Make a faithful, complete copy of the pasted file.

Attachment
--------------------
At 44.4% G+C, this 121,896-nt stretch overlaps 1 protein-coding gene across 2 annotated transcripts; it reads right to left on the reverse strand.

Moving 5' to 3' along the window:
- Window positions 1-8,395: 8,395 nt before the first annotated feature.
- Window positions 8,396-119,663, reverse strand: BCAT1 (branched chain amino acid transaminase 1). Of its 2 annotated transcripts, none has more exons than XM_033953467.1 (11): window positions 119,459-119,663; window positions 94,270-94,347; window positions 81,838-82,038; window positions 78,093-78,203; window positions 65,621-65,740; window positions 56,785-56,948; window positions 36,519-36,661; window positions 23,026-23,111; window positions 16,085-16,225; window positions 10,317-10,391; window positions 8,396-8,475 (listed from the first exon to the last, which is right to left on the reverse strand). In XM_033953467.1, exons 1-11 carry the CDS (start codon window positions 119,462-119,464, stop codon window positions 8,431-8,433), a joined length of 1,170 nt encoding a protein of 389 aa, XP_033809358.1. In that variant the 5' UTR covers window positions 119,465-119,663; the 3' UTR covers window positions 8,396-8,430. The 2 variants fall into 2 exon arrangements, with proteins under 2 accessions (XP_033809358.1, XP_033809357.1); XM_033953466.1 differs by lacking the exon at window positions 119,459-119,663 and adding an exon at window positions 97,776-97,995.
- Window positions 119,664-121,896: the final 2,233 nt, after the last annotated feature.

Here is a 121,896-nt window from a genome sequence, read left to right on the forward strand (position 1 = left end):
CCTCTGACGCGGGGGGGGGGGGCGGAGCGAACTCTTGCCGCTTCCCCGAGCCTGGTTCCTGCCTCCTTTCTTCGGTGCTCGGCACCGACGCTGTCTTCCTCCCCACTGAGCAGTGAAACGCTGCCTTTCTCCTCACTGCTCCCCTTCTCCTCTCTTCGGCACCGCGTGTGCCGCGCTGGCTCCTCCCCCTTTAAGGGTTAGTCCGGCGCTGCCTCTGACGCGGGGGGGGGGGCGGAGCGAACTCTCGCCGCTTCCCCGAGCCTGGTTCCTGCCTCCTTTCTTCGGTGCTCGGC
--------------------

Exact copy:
At 44.4% G+C, this 121,896-nt stretch overlaps 1 protein-coding gene across 2 annotated transcripts; it reads right to left on the reverse strand.

Moving 5' to 3' along the window:
- Window positions 1-8,395: 8,395 nt before the first annotated feature.
- Window positions 8,396-119,663, reverse strand: BCAT1 (branched chain amino acid transaminase 1). Of its 2 annotated transcripts, none has more exons than XM_033953467.1 (11): window positions 119,459-119,663; window positions 94,270-94,347; window positions 81,838-82,038; window positions 78,093-78,203; window positions 65,621-65,740; window positions 56,785-56,948; window positions 36,519-36,661; window positions 23,026-23,111; window positions 16,085-16,225; window positions 10,317-10,391; window positions 8,396-8,475 (listed from the first exon to the last, which is right to left on the reverse strand). In XM_033953467.1, exons 1-11 carry the CDS (start codon window positions 119,462-119,464, stop codon window positions 8,431-8,433), a joined length of 1,170 nt encoding a protein of 389 aa, XP_033809358.1. In that variant the 5' UTR covers window positions 119,465-119,663; the 3' UTR covers window positions 8,396-8,430. The 2 variants fall into 2 exon arrangements, with proteins under 2 accessions (XP_033809358.1, XP_033809357.1); XM_033953466.1 differs by lacking the exon at window positions 119,459-119,663 and adding an exon at window positions 97,776-97,995.
- Window positions 119,664-121,896: the final 2,233 nt, after the last annotated feature.

Here is a 121,896-nt window from a genome sequence, read left to right on the forward strand (position 1 = left end):
CCTCTGACGCGGGGGGGGGGGGCGGAGCGAACTCTTGCCGCTTCCCCGAGCCTGGTTCCTGCCTCCTTTCTTCGGTGCTCGGCACCGACGCTGTCTTCCTCCCCACTGAGCAGTGAAACGCTGCCTTTCTCCTCACTGCTCCCCTTCTCCTCTCTTCGGCACCGCGTGTGCCGCGCTGGCTCCTCCCCCTTTAAGGGTTAGTCCGGCGCTGCCTCTGACGCGGGGGGGGGGGCGGAGCGAACTCTCGCCGCTTCCCCGAGCCTGGTTCCTGCCTCCTTTCTTCGGTGCTCGGC